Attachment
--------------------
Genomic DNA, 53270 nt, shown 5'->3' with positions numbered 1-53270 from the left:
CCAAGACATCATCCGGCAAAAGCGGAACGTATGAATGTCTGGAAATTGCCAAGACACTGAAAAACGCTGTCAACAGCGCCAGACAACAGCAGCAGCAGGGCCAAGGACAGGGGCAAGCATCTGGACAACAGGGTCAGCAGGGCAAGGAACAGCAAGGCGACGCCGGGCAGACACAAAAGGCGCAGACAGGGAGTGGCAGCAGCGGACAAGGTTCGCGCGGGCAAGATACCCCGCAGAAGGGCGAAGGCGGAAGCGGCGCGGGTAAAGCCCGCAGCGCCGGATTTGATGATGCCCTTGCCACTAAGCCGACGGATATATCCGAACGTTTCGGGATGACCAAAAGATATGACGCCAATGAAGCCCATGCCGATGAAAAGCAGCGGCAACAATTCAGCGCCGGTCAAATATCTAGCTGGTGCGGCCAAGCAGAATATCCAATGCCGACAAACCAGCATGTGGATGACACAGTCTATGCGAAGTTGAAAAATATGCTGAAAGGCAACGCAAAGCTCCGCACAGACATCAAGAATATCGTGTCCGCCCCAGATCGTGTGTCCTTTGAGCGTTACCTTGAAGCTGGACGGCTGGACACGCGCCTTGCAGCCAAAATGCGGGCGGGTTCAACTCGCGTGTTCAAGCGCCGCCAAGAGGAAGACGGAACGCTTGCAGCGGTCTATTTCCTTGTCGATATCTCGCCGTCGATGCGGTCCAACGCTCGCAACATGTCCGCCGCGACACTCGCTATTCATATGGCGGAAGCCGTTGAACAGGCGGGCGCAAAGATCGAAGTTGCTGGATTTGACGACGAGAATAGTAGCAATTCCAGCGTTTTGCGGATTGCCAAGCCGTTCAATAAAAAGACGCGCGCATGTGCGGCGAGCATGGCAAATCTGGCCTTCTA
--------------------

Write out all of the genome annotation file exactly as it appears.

Genomic DNA, 53270 nt, shown 5'->3' with positions numbered 1-53270 from the left:
CCAAGACATCATCCGGCAAAAGCGGAACGTATGAATGTCTGGAAATTGCCAAGACACTGAAAAACGCTGTCAACAGCGCCAGACAACAGCAGCAGCAGGGCCAAGGACAGGGGCAAGCATCTGGACAACAGGGTCAGCAGGGCAAGGAACAGCAAGGCGACGCCGGGCAGACACAAAAGGCGCAGACAGGGAGTGGCAGCAGCGGACAAGGTTCGCGCGGGCAAGATACCCCGCAGAAGGGCGAAGGCGGAAGCGGCGCGGGTAAAGCCCGCAGCGCCGGATTTGATGATGCCCTTGCCACTAAGCCGACGGATATATCCGAACGTTTCGGGATGACCAAAAGATATGACGCCAATGAAGCCCATGCCGATGAAAAGCAGCGGCAACAATTCAGCGCCGGTCAAATATCTAGCTGGTGCGGCCAAGCAGAATATCCAATGCCGACAAACCAGCATGTGGATGACACAGTCTATGCGAAGTTGAAAAATATGCTGAAAGGCAACGCAAAGCTCCGCACAGACATCAAGAATATCGTGTCCGCCCCAGATCGTGTGTCCTTTGAGCGTTACCTTGAAGCTGGACGGCTGGACACGCGCCTTGCAGCCAAAATGCGGGCGGGTTCAACTCGCGTGTTCAAGCGCCGCCAAGAGGAAGACGGAACGCTTGCAGCGGTCTATTTCCTTGTCGATATCTCGCCGTCGATGCGGTCCAACGCTCGCAACATGTCCGCCGCGACACTCGCTATTCATATGGCGGAAGCCGTTGAACAGGCGGGCGCAAAGATCGAAGTTGCTGGATTTGACGACGAGAATAGTAGCAATTCCAGCGTTTTGCGGATTGCCAAGCCGTTCAATAAAAAGACGCGCGCATGTGCGGCGAGCATGGCAAATCTGGCCTTCTA